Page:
In June 1866, six Frenchmen departed from Ho Chi Minh City on a dangerous mission up the mighty Mekong River. Travelling in two “minuscule steam-driven gunboats” along with an “inordinate quantity of liquor, flour, guns and trade goods,” as historian John Keay put it, the Mekong Exploration Commission cast off from the waterfront and steamed off into the wilds of Indochina.
The expedition, led by Captain Ernest Doudart de Lagree, was tasked with finding a navigable trade route up the Mekong. This, it was hoped, would link the new French colony of Cochinchina to China, giving traders access to the untold bounties of the Qing dynasty.
French officials saw this “river road” as a vital means of checking the advance of the British, who had recently seized Lower Myanmar. Admiral Paul Reveillere, one of the mission’s great proponents in Paris, described it loftily as “a task worthy of raising the passions of our century, with its love for great undertakings.”
Despite such encomiums, the expedition quickly encountered disappointment. It traversed nearly 9,000km, hastening the extension of French colonial rule over modern-day Vietnam, Cambodia and Laos, but significant stretches of the Mekong proved impassable to commercial steamships. The mission’s deputy, Francis Garnier, who took over command from Lagree after the captain succumbed to amoebic dysentery, wrote frustratedly of a river that “would simply not cooperate.”
A century and a half on, the French dream of a “back door to China” has been achieved, albeit not as romantically as first envisioned. Under the aegis of the Asian Development Bank’s Greater Mekong Subregion program, the past decade has seen the construction of an ambitious road network linking China with its southern neighbors. By revitalizing the old caravan routes that once snaked southward from Yunnan, these highways have largely achieved what the French intended, only in reverse: Instead of being the world’s back door to China, this new transport network has become China’s back door to the world.
As a result of this economic integration, large swathes of Southeast Asia are now economically oriented northward, rather than toward the oceans and port cities to the south. Across northern Myanmar, from Lashio to Kyaing Tong, shops are packed with Chinese goods. Since the completion in December 2013 of the Kunming-Bangkok Expressway, linking China and Thailand via northern Laos, Chinese cars have created traffic snarls on the streets of Chiang Rai.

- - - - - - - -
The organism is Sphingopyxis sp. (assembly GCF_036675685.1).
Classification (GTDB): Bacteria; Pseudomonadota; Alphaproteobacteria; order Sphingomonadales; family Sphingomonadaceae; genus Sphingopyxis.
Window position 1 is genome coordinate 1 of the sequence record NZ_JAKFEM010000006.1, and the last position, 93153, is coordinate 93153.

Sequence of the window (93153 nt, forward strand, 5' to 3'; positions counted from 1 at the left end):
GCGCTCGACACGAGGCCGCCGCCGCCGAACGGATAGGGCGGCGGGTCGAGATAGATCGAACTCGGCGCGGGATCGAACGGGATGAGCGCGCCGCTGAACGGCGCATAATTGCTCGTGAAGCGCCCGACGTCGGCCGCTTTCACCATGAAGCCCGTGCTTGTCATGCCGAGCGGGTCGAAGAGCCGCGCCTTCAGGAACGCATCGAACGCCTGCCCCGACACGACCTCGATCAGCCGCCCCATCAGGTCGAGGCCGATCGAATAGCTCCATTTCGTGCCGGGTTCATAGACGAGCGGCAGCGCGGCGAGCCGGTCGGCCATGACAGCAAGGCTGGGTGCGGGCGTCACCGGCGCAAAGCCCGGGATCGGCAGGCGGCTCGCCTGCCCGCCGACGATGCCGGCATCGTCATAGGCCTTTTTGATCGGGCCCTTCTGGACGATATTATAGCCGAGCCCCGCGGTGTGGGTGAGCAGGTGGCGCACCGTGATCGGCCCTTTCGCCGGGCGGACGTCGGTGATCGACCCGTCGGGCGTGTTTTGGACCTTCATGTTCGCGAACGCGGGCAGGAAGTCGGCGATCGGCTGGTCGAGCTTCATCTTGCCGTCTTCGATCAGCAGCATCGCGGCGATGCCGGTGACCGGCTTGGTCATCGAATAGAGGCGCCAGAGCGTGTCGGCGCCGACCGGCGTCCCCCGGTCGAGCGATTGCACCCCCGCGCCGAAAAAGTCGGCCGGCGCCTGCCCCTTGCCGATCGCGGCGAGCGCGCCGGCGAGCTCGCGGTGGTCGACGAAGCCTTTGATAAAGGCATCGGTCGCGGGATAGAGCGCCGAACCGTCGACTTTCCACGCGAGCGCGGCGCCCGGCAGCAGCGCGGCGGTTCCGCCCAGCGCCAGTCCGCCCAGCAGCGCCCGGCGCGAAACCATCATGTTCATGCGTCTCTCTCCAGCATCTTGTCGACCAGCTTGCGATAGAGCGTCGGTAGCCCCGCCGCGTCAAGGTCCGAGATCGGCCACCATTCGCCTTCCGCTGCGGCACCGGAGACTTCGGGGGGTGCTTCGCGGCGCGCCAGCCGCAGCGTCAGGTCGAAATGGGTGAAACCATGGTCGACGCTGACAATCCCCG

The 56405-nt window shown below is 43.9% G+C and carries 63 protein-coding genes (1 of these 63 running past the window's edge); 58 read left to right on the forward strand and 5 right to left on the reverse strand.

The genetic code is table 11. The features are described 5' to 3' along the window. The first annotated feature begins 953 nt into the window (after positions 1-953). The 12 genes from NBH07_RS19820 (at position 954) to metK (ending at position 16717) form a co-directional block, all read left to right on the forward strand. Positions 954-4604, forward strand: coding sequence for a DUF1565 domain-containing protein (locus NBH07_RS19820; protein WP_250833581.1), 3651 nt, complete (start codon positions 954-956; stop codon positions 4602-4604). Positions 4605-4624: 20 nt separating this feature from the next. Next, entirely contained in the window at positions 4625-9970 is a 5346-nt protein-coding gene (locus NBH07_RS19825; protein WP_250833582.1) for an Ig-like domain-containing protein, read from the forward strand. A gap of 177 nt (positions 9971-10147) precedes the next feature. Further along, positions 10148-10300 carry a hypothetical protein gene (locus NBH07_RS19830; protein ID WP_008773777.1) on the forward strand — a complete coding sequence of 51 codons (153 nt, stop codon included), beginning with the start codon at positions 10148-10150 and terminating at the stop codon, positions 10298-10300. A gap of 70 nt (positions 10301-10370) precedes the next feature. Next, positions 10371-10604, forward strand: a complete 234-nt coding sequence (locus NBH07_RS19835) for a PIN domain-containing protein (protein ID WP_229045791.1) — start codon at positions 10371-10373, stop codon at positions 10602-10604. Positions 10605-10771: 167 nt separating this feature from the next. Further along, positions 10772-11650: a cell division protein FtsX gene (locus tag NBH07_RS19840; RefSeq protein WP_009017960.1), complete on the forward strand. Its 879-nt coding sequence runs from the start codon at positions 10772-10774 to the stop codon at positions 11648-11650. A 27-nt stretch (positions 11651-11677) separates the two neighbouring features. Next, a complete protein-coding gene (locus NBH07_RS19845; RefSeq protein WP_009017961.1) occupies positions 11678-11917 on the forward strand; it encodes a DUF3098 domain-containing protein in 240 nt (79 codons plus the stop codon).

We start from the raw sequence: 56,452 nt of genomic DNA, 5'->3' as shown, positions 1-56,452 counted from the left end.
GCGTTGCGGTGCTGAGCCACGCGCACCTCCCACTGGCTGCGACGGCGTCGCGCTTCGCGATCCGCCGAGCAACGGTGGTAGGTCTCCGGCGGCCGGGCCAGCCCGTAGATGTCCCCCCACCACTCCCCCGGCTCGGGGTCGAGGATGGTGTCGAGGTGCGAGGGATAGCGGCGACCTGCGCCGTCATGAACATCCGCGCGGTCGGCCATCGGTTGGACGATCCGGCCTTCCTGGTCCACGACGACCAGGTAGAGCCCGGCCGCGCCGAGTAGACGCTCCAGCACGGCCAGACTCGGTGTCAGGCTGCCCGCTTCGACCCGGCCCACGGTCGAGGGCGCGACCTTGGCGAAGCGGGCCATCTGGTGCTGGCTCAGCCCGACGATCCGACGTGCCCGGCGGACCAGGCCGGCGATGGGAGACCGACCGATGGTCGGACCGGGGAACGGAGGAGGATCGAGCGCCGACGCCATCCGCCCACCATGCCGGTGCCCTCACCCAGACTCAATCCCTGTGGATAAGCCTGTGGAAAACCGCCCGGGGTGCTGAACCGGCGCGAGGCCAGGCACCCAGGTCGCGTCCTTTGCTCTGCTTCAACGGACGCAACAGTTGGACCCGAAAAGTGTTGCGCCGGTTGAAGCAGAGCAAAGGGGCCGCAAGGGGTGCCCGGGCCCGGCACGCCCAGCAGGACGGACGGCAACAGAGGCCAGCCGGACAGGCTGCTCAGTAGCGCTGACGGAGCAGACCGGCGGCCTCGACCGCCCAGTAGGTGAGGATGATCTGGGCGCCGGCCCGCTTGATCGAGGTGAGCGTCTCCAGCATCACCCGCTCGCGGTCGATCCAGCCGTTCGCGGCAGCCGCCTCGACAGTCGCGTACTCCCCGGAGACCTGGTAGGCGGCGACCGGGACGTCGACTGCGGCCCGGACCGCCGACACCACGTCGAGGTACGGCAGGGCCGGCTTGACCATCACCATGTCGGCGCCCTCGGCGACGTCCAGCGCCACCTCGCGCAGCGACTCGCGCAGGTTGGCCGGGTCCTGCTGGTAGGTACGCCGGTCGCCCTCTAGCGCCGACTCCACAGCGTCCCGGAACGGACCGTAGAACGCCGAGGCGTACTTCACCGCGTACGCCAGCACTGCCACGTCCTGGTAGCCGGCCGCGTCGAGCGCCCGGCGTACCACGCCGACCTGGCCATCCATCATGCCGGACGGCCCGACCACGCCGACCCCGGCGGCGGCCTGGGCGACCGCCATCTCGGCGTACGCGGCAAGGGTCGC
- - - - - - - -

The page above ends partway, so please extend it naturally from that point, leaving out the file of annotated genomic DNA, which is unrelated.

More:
The Chinese orientation is especially noticeable in landlocked Laos. For years an isolated backwater, the country has in a single decade become a primary conduit for the Chinese penetration of Southeast Asia. During a recent trip through the north of the country, I saw Chinese communities in just about every town I visited — small parcels of Yunnan transplanted into the tropical hills.
In Luang Prabang, the picturesque former royal capital, hotel signs and menus have been translated into Mandarin to accommodate what one travel agent referred to as a “boom” in Chinese tourists. By some counts, the country is now home to more than 300,000 Chinese migrants — many of them recent arrivals. “China is very close,” a Taiwanese taxi driver named Huang Zhitang told me in Vientiane. “They come here very easily.”
This road network could soon be exceeded by a project that Garnier and Lagree could barely have imagined: a new $7 billion high-speed railway linking Kunming and Vientiane. Where the French encountered mountains and rivers that refused to “cooperate,” Chinese technical muscle is simply punching its way through 420km of rugged terrain, waving aside every objection from nature and geography. Once the project is finished, China’s integration with Southeast Asia will be complete — it will be possible to travel almost nonstop by train from Beijing to Singapore.
The new “back door” to China is an example of how gleaming new infrastructure can fast-track the goals that 19th century explorers sought to achieve through grueling feats of exploration and colonial derring-do.
The impact on Southeast Asia is likely to be momentous. For countries like Laos, isolated for so long by its rugged terrain, the opportunities brought by an influx of Chinese money will sit in precarious balance with fears that the country might become the doorstep to a new Chinese empire — an outlying province of a new “Greater Yunnan.” As the French experience showed, it is only a matter of time before economic projects become political ones, too.
Sebastian Strangio is a Phnom Penh-based journalist.
Source: Asia Nikkei Review